|Rk||Player||Batting||Base Running||Fielding||WAR||Base + Field|
Betts’ advantage over the field is even wider if we throw out 2015, when he was still the Red Sox’s regular center fielder, but more or less average in that spot defensively according to UZR (0.7) if not DRS (11). Considering the 2016-20 span, he’s even further ahead of Hamilton, 113.3 runs to 75.0, with Kiermaier a distant third at 64.3. Check out the consistency with which he’s dominated the annual rankings in this area:
|2016||Player||Team||Batting||Base Running||Fielding||WAR||Base + Field|
|1||Mookie Betts||Red Sox||31.2||10.6||21.1||8.3||31.7|
|4||Adam Eaton||White Sox||14.5||4.5||18.9||5.9||23.4|
|2017||Player||Team||Batting||Base Running||Fielding||WAR||Base + Field|
|1||Mookie Betts||Red Sox||5.8||9.2||21.5||5.3||30.7|
|2018||Player||Team||Batting||Base Running||Fielding||WAR||Base + Field|
|1||Mookie Betts||Red Sox||62.3||6.9||16.8||10.4||23.7|
|2019||Player||Team||Batting||Base Running||Fielding||WAR||Base + Field|
|3||Mookie Betts||Red Sox||31.4||5.6||12.6||6.6||18.2|
|2020||Player||Team||Batting||Base Running||Fielding||WAR||Base + Field|
Not only is that three major league leads plus two league leads in that combination of categories, but no other player cracked the top five more than twice in the span. And of course none of those players has the bat that he does.
Revisiting a piece I wrote in mid-August concerning Betts’ standing in Baseball-Reference’s version of WAR, his 3.4 led the NL (by FanGraphs’ version, his 3.0 was second to Freeman’s 3.4); he belongs alongside Freeman in the NL MVP discussion. What’s more, the 45.2 bWAR he’s accumulated over his first seven seasons ranks 16th among position players by that measure, that despite the fact that his span is bookended by a 52-game rookie season and then 55 games this year. Even with the shortened debut campaign, he was seventh in bWAR among position players through their first six seasons, but the pandemic knocked him down a few rungs. I’ve updated the table because damn, this is good company:
|25||Home Run Baker+||1908-1914||22-28||42.2||3853||7.1||3B||43.1|
Betts ranked 19th when I checked in last time, and he’s passed some no-doubt Hall of Famers since, hence the update. Twenty of the top 25 players in bWAR through their seventh seasons are in the Hall, and the rest besides Betts belong there; active or retired, they’re now above the JAWS standards at their positions (the four in blue are the ones who hadn’t made it through seven seasons) and have plenty of other credentials in their favor.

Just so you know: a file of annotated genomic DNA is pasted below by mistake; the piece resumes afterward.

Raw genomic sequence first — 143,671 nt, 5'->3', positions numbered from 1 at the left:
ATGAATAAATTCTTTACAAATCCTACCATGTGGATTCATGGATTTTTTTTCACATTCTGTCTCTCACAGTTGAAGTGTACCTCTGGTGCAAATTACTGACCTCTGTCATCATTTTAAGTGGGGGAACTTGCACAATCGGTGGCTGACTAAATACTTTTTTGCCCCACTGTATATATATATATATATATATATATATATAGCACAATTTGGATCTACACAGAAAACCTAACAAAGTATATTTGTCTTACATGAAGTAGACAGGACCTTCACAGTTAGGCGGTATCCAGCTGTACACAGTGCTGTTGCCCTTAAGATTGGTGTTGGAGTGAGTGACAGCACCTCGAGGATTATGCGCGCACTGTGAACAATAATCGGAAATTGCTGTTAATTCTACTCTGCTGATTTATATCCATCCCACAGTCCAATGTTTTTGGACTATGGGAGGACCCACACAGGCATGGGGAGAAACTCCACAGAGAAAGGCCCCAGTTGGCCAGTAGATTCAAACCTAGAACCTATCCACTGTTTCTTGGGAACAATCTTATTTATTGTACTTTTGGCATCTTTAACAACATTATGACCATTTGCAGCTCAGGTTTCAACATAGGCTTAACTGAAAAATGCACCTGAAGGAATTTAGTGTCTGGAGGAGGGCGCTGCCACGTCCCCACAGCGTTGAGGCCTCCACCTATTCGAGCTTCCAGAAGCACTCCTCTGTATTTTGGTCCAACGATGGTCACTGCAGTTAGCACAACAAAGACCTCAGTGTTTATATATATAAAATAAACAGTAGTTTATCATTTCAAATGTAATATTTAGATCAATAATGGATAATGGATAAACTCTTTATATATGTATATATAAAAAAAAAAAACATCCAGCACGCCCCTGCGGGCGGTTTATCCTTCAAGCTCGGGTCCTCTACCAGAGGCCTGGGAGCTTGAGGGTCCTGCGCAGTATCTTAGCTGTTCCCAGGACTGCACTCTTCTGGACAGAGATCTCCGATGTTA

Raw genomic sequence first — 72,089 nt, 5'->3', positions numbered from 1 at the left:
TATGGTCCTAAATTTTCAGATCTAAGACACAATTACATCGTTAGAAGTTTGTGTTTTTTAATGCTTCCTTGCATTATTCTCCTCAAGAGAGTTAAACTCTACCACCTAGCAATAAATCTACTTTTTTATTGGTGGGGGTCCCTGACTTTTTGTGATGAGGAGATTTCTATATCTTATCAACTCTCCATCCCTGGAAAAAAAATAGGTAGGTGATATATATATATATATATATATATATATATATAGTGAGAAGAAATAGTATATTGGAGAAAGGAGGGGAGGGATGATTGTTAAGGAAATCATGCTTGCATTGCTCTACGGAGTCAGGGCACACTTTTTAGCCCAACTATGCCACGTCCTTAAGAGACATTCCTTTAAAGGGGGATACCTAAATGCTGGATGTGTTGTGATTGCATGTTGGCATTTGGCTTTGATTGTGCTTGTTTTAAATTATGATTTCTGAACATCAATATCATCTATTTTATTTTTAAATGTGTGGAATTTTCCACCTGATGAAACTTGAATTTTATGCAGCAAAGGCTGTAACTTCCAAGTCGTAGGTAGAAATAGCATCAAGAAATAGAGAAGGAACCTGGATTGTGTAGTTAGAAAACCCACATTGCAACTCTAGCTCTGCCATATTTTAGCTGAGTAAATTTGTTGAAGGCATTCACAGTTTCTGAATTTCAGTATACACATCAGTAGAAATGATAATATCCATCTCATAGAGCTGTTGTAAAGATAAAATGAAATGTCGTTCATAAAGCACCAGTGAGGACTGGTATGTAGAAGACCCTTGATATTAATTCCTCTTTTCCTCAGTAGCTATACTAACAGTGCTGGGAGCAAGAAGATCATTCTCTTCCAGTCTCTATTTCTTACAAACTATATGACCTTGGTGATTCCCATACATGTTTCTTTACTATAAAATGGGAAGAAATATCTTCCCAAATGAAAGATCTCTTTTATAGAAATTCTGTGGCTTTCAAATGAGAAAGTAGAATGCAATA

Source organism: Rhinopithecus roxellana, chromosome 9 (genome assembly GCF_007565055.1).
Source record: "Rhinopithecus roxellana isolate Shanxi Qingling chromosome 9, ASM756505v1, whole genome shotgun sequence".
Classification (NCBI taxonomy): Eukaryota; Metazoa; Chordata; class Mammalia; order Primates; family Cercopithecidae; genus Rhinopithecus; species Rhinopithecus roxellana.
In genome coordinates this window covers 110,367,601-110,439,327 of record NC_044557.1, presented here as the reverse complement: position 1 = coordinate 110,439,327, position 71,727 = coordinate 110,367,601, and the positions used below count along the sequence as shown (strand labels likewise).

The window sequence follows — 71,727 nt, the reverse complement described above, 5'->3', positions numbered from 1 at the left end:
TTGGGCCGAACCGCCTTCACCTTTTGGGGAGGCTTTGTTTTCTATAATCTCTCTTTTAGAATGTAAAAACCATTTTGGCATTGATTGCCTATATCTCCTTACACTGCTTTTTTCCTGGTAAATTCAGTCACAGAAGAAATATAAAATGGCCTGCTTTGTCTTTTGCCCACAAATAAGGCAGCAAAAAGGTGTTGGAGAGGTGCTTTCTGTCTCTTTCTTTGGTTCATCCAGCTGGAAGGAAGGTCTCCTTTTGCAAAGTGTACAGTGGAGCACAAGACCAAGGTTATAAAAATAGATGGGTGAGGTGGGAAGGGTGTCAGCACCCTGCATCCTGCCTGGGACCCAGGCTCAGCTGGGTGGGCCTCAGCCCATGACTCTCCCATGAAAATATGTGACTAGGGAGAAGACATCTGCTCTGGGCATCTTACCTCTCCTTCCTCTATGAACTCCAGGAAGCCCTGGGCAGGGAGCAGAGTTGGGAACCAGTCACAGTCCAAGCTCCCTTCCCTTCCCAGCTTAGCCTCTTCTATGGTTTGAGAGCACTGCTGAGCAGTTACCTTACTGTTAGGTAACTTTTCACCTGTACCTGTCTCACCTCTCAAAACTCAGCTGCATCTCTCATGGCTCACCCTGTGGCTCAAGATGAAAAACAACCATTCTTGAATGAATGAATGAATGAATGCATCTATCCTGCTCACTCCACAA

Betts’ 45.2 bWAR is nearly three wins above the seven-year peak standard for Hall of Fame right fielders and ranks 11th all-time, between Reggie Jackson and Larry Walker, and again, that’s with two soft seasons (2.3 in his rookie campaign) that he should easily surpass in the coming year. Via the ZiPS projection that Dan Szymborski provided me for that piece, he projects to wind up with the seventh-highest peak score (51.0) and eighth-highest JAWS (65.1) among right fielders, a no-doubt Hall of Famer.
Another championship to go with the one he won in Boston in 2018 would certainly advance Betts’ cause, but even before a champion has been crowned, it’s worth a moment to pause and appreciate not only the skill that Betts brings to the game, but the excitement, the flair, and the joy. Trout doesn’t have the good fortune to play for a perennial contender. Betts does, and thanks to the 12-year, $365 million extension he signed with the Dodgers, will continue to do so for the foreseeable future.
Imagine being John Henry, which is to say having a net worth of a couple billion dollars, and looking at this remarkable, likable athlete with this elite collection of skills and intangibles and deciding, “Nah, the price tag is too high. Find me an executive to blow up this roster and demoralize this fan base while I put more money into European soccer — finally, I can hire Billy Beane! — and ballpark-adjacent real estate, because that’s more fun than winning with the game’s most complete player!” Henry may get the last laugh on the accountant’s ledger, but it’s the Dodgers, and everybody else captivated by Betts’ play now that he doesn’t have to worry about where that will be, who are the richer for it.